An extremely frail 82-year-old Californian has completed 100 days of hunger strike for human rights cases. Surat Singh Khalsa launched his campaign to protest the prolonged detention of prisoners who have already completed their terms in India.
Lathrop, California (PRWEB) May 25, 2015
An extremely frail 82-year-old human rights activist from California has marked 125 days of hunger strike. Surat Singh Khalsa launched his campaign on January 16, 2015, to protest the prolonged detention of political prisoners who have already completed their terms in India.
Khalsa has been refusing to eat to demand the release of political prisoners who have completed their terms. He says that people of various religious backgrounds who have no criminal cases, and have completed their sentences, should be released as per the law of the country. In certain cases, the Punjab & Haryana High Court had specifically asked the Punjab State Government to consider the cases of some life convicts for permanent release; however, these prisoners, along with others who have completed their terms, continue to be detained.
Surat Singh Khalsa traveled to Punjab, India, in December 2014 after learning of prolonged detention of political prisoners. He knew that it would be a long, strenuous battle; however, he has remained committed to the cause of human rights despite his old age.
Khalsa’s hunger strike has attracted support from tens of thousands of supporters in India and abroad. He has been dubbed as the “The Irom Sharmila of Punjab” by the People’s Union for Civil Liberties, India’s largest civil liberties organization, akin to the American Civil Liberties Union. Irom Sharmila is a civil rights activist who has been on hunger strike since November 2000 to seek equal rights for the minorities of Manipur (India).
Surat Singh Khalsa has been raising voice for human rights since the late 1970s in India. He has courted arrest various times as a form of peaceful protest. In June 1984, he resigned from his job as a government teacher after the Indian Government ordered invasion of the Harmandir Sahib (Golden Temple). In 1986, like many other Sikhs, he took political asylum in the United States to flee oppression in India. After settling down, he remained steadfast to seek equal rights for Sikhs and other minorities in India.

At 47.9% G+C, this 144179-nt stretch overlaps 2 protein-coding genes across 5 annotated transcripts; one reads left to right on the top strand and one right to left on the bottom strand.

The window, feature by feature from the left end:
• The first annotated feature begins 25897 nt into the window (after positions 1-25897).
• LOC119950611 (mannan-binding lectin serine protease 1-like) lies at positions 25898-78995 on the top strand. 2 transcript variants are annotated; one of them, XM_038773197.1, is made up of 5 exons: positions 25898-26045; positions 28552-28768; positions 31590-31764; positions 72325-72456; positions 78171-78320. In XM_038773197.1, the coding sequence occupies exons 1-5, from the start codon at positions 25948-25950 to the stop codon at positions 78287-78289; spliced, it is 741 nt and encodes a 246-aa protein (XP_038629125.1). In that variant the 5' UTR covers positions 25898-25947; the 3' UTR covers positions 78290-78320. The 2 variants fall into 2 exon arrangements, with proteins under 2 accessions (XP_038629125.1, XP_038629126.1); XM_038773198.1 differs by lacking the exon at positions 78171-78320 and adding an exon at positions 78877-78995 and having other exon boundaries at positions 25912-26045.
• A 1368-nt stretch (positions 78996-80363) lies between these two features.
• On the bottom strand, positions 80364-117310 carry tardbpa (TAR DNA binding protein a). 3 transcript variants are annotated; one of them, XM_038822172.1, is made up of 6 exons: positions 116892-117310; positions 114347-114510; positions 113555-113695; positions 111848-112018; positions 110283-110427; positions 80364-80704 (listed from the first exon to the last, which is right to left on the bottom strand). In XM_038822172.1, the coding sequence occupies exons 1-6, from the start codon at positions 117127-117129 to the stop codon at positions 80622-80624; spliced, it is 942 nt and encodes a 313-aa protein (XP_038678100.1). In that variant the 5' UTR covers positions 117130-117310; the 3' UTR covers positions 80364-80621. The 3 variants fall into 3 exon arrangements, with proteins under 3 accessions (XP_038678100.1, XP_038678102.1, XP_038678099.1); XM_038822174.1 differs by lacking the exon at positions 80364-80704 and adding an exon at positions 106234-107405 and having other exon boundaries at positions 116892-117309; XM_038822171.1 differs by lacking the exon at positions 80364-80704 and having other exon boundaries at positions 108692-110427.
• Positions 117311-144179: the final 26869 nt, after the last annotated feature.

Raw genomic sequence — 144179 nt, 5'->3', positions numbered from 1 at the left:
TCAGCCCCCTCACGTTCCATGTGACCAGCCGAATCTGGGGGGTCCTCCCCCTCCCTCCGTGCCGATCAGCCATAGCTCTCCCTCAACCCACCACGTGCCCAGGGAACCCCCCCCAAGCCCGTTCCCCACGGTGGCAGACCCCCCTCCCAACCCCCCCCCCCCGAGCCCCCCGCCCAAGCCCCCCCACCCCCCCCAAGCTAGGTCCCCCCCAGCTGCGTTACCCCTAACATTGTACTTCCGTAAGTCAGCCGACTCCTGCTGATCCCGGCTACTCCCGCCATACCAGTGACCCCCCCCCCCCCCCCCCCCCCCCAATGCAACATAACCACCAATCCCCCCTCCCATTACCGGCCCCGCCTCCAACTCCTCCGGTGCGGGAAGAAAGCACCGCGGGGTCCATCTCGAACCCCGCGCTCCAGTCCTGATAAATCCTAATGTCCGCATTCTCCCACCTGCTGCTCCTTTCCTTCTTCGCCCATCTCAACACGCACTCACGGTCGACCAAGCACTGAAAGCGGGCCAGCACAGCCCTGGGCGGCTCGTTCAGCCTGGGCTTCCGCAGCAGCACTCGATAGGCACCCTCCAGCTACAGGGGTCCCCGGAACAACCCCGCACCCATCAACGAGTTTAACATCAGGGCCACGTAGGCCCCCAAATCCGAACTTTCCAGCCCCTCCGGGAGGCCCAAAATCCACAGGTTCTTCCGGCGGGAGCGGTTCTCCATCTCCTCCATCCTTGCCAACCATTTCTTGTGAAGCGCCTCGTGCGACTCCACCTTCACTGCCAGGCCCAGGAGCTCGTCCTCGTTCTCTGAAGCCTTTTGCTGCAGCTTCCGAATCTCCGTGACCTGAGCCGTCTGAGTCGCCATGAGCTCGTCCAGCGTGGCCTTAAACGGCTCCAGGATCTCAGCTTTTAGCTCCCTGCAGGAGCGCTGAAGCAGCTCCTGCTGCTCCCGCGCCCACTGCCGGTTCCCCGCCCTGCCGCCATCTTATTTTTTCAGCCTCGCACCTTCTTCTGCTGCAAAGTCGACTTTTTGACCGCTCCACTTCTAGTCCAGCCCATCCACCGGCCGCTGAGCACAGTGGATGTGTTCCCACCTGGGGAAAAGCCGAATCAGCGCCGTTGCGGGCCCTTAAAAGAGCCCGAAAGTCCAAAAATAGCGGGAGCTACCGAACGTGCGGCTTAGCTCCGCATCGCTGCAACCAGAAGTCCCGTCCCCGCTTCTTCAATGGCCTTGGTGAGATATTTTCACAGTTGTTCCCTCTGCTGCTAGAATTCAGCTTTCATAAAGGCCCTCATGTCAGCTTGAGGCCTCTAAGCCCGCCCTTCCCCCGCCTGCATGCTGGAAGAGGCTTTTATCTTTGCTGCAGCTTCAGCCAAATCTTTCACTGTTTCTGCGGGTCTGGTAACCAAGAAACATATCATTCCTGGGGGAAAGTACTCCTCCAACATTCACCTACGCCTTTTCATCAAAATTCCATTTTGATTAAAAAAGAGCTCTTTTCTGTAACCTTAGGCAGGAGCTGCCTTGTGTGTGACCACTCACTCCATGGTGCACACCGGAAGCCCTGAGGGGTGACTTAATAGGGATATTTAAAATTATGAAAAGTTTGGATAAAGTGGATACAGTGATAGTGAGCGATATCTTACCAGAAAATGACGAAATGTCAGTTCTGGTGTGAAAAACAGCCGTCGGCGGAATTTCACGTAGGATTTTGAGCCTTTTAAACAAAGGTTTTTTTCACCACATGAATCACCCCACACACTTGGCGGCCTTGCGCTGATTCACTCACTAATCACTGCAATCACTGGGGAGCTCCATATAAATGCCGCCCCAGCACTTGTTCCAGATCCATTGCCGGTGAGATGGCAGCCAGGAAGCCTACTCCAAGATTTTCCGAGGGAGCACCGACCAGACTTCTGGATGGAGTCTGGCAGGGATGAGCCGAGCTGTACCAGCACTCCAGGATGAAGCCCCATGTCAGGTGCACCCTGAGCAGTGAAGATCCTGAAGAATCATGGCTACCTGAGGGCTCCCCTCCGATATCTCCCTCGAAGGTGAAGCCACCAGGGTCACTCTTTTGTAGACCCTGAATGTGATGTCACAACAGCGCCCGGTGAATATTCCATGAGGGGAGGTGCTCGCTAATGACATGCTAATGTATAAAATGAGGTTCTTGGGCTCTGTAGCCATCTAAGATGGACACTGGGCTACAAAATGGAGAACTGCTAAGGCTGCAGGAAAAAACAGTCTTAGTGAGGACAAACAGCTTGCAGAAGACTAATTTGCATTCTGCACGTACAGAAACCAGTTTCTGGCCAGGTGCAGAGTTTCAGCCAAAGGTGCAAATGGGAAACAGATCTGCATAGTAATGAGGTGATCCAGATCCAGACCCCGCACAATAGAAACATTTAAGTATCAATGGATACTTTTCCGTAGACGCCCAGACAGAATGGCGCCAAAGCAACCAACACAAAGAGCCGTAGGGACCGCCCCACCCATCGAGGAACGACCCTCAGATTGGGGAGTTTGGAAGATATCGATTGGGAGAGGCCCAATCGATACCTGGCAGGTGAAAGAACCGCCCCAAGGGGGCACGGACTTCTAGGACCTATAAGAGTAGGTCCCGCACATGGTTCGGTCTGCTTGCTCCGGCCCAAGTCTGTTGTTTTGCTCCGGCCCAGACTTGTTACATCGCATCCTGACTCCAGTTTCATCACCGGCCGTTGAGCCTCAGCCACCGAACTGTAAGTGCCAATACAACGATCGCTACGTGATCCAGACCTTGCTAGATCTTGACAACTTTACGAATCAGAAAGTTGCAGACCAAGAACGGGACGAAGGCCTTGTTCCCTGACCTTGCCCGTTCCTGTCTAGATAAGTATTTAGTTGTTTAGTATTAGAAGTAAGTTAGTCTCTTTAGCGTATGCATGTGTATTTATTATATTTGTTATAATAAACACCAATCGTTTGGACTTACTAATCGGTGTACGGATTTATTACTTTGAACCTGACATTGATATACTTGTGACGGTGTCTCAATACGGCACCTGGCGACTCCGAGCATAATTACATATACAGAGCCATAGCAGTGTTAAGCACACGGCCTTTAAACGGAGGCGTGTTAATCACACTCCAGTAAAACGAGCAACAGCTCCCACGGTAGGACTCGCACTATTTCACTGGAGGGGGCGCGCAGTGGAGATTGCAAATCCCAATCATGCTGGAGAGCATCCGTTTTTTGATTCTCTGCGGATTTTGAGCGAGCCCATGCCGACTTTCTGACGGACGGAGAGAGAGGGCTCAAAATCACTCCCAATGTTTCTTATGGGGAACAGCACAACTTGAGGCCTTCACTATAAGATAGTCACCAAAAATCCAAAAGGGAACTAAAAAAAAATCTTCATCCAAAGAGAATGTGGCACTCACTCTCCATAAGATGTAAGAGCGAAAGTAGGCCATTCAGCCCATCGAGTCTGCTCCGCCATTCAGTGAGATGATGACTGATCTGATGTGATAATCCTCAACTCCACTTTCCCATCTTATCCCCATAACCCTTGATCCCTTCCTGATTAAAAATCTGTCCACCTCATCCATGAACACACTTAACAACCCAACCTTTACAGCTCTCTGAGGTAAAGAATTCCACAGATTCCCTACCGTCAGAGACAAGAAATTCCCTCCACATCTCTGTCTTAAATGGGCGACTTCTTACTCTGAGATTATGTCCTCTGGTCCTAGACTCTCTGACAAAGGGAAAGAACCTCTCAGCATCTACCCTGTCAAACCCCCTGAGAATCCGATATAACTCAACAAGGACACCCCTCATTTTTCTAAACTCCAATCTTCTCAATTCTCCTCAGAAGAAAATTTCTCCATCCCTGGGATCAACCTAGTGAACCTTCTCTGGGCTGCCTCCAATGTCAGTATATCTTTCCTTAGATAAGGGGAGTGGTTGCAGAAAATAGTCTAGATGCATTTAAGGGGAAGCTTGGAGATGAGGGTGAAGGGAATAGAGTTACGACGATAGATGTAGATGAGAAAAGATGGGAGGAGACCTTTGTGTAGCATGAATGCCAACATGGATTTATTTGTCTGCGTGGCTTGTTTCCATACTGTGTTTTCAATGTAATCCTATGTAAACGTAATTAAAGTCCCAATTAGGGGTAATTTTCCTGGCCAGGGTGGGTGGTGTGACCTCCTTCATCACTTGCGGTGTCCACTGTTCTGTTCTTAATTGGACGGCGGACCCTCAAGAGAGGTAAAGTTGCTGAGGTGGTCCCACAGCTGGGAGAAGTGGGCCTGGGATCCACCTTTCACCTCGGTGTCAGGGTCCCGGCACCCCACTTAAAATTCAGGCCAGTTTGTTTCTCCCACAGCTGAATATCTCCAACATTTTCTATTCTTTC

In 2011, Surat Singh Khalsa traveled to India to take part in a massive anti-corruption movement led by social reformer Anna Hazare. At that time, he observed an 18 day long hunger strike.
One hundred and twenty-five day hunger strike has taken a toll on Khalsa’s body. His family members who traveled to India from the United States to oversee his health report that he has lost the ability to walk. From the past days, he is also facing trouble speaking. His healthy body has now turned into the skeleton of bones.
In April 2014, a Writ Petition No. 48 was filed with the Supreme Court of India, seeking remission for the four convicts in the Rajiv Gandhi assassination case, and to make a constitutional law decision on the release of all political prisoners across India. The petition remains pending with the Supreme Court.